HARRY HEUSER                              2018

Curating | Writings | Blog | Podcasts | Library

 
 

I am currently working on the exhibition Travelling Through: Landscapes/Landmarks/Legacies (School of Art, Aberystwyth University, 8 Oct. 2018 – 8 Feb. 2019).  The exhibition features paintings, photographs, prints, posters, and ceramics from the School’s collection.  During part of its run, the show coincides with my undergraduate module “Looking into Landscape and, while open to the public, will generate seminar discussion and provide material for research essays.


I will be discussing the uses of our collection in teaching at the 6th Annual Learning and Teaching Conference at Aberystwyth University in September 2018.


Still on display at the School of Art Gallery and Museum at Aberystwyth University is Sea Change, one of the shows I create and stage annually at the School with students of my undergraduate module “Curating an Exhibition.” Like last year’s Alternative Facts, this year’s exhibition explores the potentialities of a phrase (in this case, borrowed from Shakespeare’s Tempest) thematically to  engage with and contextualise works (prints, paintings, photographs and ceramics) from the School of Art collection.


Previously on show (until 16 March 2018) at the School of Art was ’To hell with nature!’: A Reappraisal of Charles Tunnicliffe Prints. The exhibition charted the career of the prolific painter-printmaker Charles F. Tunnicliffe (19011979), a farmer’s son who earned a scholarship to study at the Royal College of Art in London and turned to commercial art and book illustration in response to the collapse of the print market.  Tunnicliffe is now widely regarded as Britain’s foremost twentieth-century wildlife artist.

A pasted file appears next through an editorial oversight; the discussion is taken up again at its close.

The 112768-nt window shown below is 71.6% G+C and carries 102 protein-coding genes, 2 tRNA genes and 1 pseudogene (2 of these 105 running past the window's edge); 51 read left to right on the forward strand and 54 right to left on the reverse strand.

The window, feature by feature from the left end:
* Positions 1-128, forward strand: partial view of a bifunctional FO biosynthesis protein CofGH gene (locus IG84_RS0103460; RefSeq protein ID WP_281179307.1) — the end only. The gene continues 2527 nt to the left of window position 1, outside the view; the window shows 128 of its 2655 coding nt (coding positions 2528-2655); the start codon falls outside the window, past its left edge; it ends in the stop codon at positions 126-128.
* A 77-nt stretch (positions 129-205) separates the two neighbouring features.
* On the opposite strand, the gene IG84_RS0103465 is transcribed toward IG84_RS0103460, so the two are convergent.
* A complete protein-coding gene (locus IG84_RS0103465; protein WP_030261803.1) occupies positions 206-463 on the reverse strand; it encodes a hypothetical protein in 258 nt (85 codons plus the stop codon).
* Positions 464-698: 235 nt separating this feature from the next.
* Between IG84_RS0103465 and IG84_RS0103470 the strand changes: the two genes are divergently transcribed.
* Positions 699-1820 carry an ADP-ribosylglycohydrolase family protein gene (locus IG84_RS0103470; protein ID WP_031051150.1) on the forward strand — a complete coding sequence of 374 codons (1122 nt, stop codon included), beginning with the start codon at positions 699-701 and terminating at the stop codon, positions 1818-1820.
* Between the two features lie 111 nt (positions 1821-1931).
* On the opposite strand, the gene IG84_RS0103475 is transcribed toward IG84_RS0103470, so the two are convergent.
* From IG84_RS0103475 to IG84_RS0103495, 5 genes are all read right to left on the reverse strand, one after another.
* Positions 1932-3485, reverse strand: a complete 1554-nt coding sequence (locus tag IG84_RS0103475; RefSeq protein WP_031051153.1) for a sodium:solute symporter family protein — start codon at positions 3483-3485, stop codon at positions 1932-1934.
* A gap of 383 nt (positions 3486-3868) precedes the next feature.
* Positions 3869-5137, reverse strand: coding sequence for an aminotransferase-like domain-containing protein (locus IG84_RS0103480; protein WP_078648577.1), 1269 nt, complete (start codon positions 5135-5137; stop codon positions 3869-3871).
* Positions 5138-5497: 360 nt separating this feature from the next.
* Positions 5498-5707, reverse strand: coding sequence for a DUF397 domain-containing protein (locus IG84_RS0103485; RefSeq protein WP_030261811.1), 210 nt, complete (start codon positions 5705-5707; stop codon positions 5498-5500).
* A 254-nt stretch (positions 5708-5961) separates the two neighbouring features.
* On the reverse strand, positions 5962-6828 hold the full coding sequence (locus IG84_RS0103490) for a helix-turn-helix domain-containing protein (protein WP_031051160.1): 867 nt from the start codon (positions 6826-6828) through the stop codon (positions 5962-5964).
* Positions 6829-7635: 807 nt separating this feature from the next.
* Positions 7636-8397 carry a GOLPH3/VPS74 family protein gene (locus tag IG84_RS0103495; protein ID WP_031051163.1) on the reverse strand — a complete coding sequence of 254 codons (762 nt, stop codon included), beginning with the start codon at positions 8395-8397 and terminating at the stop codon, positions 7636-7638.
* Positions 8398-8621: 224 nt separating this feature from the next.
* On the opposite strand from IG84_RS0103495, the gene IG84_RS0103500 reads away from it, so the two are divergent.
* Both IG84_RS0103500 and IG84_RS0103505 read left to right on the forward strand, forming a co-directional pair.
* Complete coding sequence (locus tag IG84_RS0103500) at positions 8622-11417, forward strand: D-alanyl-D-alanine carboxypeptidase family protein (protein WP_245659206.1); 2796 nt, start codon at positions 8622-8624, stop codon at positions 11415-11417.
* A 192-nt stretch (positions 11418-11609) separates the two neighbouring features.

In June 2017, Robert Meyrick, and I produced a catalogue raisonné of Tunnicliffe’s prints.  It accompanies the exhibition Second Nature: The Art of Charles Tunnicliffe RA, which was on show at the Royal Academy of Arts in London until 8 October 2017.  Two years prior to that, I staged and toured the printmaking exhibition Unmaking the Modern: The Work of Stanley Anderson, which is now online.


On view (until 2 February 2018), also at the School of Art, was Recapturing ‘Mighty Joe Young: The Movie! The Memory!! The Make-believe!!! The exhibition showcased a unique album of photographs, drawings and storyboard paintings that documents and commemorates the production of the 1949 fantasy film Mighty Joe Young.  It was the first feature film project of the renowned special effects artist and stop-motion animator Ray Harryhausen.  The album was on public display for the first time.


Beyond visual culture and its display and interpretation, I continue my studies in radio drama and narrative.  I am contributing a chapter to the anthology Audionarratology.  The essay discusses the US radio thriller serial I Love a Mystery in relation to the literary Gothic.  It is a continuation of my research on plays written for and airing on US network radio during the 1930s, ‘40s, and ‘50s, which I explored in my dissertation Etherized Victorians and in my study Immaterial Culture.  In November 2018, am going to deliver a paper on 1950s US network radio in relation to Modernism at the conference Tuning in to the Neo-Avant-Garde at Ghent University.


Future projects include a monograph on painter-printmaker Harry Morley, co-authored with Robert Meyrick, and a book and exhibition of queer and surrealist photographs by Angus McBean, of which the School of Art museum holds a sizable collection.

Current and recent projects

Born and raised in Germany, educated in New York City (BA, MA, PhD), Harry Heuser is a writer, curator and educator.  He currently lives in Wales.












Featured on this site are samples of Heuser’s academic writings on literature, drama and film, images from his collections of film and radio memorabilia, as well as podcasts about the subject of his doctoral study on American radio culture of the 1930s, ‘40s and ‘50s, which continues to be the stuff of broadcastellan, an online journal of now largely unpopular culture.


US radio plays as a neglected field of drama and literature is also the subject of Harry Heuser’s book Immaterial Culture: Literature, Drama and the American Radio Play, 1929--1954.


Contact Harry Heuser